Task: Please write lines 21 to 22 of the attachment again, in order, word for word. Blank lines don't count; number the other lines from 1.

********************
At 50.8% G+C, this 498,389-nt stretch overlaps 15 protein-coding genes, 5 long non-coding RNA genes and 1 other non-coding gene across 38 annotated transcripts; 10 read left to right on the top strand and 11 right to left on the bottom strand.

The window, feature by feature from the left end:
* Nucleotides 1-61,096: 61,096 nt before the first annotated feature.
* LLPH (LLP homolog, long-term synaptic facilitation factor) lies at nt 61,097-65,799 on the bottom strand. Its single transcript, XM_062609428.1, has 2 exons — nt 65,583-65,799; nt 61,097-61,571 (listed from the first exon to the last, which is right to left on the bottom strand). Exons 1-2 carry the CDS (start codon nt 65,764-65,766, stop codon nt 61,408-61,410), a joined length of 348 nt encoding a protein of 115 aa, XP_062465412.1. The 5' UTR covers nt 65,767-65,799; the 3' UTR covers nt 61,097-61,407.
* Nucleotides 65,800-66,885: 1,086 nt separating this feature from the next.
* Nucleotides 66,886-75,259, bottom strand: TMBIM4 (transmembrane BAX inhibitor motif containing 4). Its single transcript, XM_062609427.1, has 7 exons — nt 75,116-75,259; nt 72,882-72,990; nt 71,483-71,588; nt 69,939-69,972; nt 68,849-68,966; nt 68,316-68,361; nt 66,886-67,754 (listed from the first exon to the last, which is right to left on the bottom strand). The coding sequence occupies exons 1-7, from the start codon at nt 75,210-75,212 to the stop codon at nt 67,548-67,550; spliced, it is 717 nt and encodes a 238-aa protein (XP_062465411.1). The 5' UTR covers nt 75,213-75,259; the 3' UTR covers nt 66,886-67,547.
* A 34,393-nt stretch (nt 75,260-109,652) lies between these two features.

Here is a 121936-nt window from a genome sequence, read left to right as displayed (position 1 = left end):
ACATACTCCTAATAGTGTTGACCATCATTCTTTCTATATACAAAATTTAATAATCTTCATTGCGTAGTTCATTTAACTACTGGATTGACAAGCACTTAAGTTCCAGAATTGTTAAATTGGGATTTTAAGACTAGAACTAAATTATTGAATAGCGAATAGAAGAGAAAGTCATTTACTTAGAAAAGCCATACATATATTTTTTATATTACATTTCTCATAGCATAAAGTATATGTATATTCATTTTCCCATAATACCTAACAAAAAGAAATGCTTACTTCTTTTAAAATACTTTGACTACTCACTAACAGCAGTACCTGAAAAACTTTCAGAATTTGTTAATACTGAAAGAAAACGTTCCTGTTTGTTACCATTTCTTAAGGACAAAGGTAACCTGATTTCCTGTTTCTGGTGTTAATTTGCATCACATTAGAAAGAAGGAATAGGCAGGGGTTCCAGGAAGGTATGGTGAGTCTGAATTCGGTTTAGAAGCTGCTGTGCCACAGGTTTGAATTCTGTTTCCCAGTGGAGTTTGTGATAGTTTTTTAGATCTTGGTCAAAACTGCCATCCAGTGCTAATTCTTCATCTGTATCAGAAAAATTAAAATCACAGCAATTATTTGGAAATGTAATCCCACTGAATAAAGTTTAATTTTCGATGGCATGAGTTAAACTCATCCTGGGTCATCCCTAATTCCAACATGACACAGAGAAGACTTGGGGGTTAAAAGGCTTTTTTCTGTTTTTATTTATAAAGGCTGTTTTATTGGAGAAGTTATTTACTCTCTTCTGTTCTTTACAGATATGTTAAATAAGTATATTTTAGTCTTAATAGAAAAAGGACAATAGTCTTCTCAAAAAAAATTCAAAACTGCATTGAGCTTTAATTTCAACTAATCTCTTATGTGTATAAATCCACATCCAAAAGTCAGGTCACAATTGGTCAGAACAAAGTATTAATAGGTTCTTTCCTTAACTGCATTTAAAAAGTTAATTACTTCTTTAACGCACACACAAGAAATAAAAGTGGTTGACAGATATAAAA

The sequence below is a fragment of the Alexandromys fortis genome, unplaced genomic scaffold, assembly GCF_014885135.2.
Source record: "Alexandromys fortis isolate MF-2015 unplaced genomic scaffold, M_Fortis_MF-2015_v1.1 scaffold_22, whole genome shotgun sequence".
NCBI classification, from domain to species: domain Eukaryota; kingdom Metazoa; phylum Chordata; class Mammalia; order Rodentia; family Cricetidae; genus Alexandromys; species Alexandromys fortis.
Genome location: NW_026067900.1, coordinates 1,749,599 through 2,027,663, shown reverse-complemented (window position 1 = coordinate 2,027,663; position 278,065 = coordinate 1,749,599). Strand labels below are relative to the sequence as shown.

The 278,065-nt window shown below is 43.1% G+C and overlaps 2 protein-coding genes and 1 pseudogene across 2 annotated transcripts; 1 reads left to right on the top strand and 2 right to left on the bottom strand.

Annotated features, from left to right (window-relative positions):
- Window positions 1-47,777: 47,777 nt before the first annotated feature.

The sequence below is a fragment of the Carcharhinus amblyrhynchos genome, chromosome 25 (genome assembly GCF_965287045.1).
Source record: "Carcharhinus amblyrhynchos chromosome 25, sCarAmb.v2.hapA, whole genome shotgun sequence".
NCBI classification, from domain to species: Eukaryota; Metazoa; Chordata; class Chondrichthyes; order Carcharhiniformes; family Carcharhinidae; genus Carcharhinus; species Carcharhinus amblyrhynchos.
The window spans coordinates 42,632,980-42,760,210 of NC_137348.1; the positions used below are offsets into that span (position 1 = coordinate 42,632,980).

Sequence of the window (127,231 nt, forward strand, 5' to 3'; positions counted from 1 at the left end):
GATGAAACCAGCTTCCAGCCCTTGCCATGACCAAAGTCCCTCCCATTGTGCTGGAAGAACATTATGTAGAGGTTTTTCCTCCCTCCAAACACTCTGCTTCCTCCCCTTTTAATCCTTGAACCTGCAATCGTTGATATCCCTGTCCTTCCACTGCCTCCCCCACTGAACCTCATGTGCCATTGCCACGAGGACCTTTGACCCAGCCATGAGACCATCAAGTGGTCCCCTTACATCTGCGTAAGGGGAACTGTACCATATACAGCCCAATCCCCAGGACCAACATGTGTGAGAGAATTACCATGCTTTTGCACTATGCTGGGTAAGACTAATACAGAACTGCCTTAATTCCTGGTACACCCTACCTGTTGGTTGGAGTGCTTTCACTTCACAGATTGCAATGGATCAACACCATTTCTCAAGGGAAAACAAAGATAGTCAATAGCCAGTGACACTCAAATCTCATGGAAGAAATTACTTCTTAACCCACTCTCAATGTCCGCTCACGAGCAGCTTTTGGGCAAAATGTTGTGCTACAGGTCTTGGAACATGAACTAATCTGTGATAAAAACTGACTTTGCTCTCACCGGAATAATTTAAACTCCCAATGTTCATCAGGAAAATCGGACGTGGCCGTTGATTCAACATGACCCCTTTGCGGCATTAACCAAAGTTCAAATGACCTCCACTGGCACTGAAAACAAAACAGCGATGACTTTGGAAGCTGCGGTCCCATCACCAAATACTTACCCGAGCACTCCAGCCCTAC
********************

Sequence of the window (127,231 nt, forward strand, 5' to 3'; positions counted from 1 at the left end):
GATGAAACCAGCTTCCAGCCCTTGCCATGACCAAAGTCCCTCCCATTGTGCTGGAAGAACATTATGTAGAGGTTTTTCCTCCCTCCAAACACTCTGCTTCCTCCCCTTTTAATCCTTGAACCTGCAATCGTTGATATCCCTGTCCTTCCACTGCCTCCCCCACTGAACCTCATGTGCCATTGCCACGAGGACCTTTGACCCAGCCATGAGACCATCAAGTGGTCCCCTTACATCTGCGTAAGGGGAACTGTACCATATACAGCCCAATCCCCAGGACCAACATGTGTGAGAGAATTACCATGCTTTTGCACTATGCTGGGTAAGACTAATACAGAACTGCCTTAATTCCTGGTACACCCTACCTGTTGGTTGGAGTGCTTTCACTTCACAGATTGCAATGGATCAACACCATTTCTCAAGGGAAAACAAAGATAGTCAATAGCCAGTGACACTCAAATCTCATGGAAGAAATTACTTCTTAACCCACTCTCAATGTCCGCTCACGAGCAGCTTTTGGGCAAAATGTTGTGCTACAGGTCTTGGAACATGAACTAATCTGTGATAAAAACTGACTTTGCTCTCACCGGAATAATTTAAACTCCCAATGTTCATCAGGAAAATCGGACGTGGCCGTTGATTCAACATGACCCCTTTGCGGCATTAACCAAAGTTCAAATGACCTCCACTGGCACTGAAAACAAAACAGCGATGACTTTGGAAGCTGCGGTCCCATCACCAAATACTTACCCGAGCACTCCAGCCCTAC